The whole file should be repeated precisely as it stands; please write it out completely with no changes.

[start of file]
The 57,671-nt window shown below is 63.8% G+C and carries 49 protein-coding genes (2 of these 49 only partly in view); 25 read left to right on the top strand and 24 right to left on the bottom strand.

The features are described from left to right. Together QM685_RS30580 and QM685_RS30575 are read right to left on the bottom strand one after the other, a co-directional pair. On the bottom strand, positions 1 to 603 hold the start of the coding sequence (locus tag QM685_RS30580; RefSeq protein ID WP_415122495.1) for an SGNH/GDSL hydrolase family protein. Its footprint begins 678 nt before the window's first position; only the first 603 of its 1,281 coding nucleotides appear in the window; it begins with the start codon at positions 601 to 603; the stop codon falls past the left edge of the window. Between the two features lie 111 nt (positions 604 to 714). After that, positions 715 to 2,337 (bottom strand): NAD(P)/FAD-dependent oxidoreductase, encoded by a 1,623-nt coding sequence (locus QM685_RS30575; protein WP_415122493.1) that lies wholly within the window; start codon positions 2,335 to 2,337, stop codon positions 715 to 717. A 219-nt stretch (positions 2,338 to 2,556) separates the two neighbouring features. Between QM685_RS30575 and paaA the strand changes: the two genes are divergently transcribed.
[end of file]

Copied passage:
The 57,671-nt window shown below is 63.8% G+C and carries 49 protein-coding genes (2 of these 49 only partly in view); 25 read left to right on the top strand and 24 right to left on the bottom strand.

The features are described from left to right. Together QM685_RS30580 and QM685_RS30575 are read right to left on the bottom strand one after the other, a co-directional pair. On the bottom strand, positions 1 to 603 hold the start of the coding sequence (locus tag QM685_RS30580; RefSeq protein ID WP_415122495.1) for an SGNH/GDSL hydrolase family protein. Its footprint begins 678 nt before the window's first position; only the first 603 of its 1,281 coding nucleotides appear in the window; it begins with the start codon at positions 601 to 603; the stop codon falls past the left edge of the window. Between the two features lie 111 nt (positions 604 to 714). After that, positions 715 to 2,337 (bottom strand): NAD(P)/FAD-dependent oxidoreductase, encoded by a 1,623-nt coding sequence (locus QM685_RS30575; protein WP_415122493.1) that lies wholly within the window; start codon positions 2,335 to 2,337, stop codon positions 715 to 717. A 219-nt stretch (positions 2,338 to 2,556) separates the two neighbouring features. Between QM685_RS30575 and paaA the strand changes: the two genes are divergently transcribed.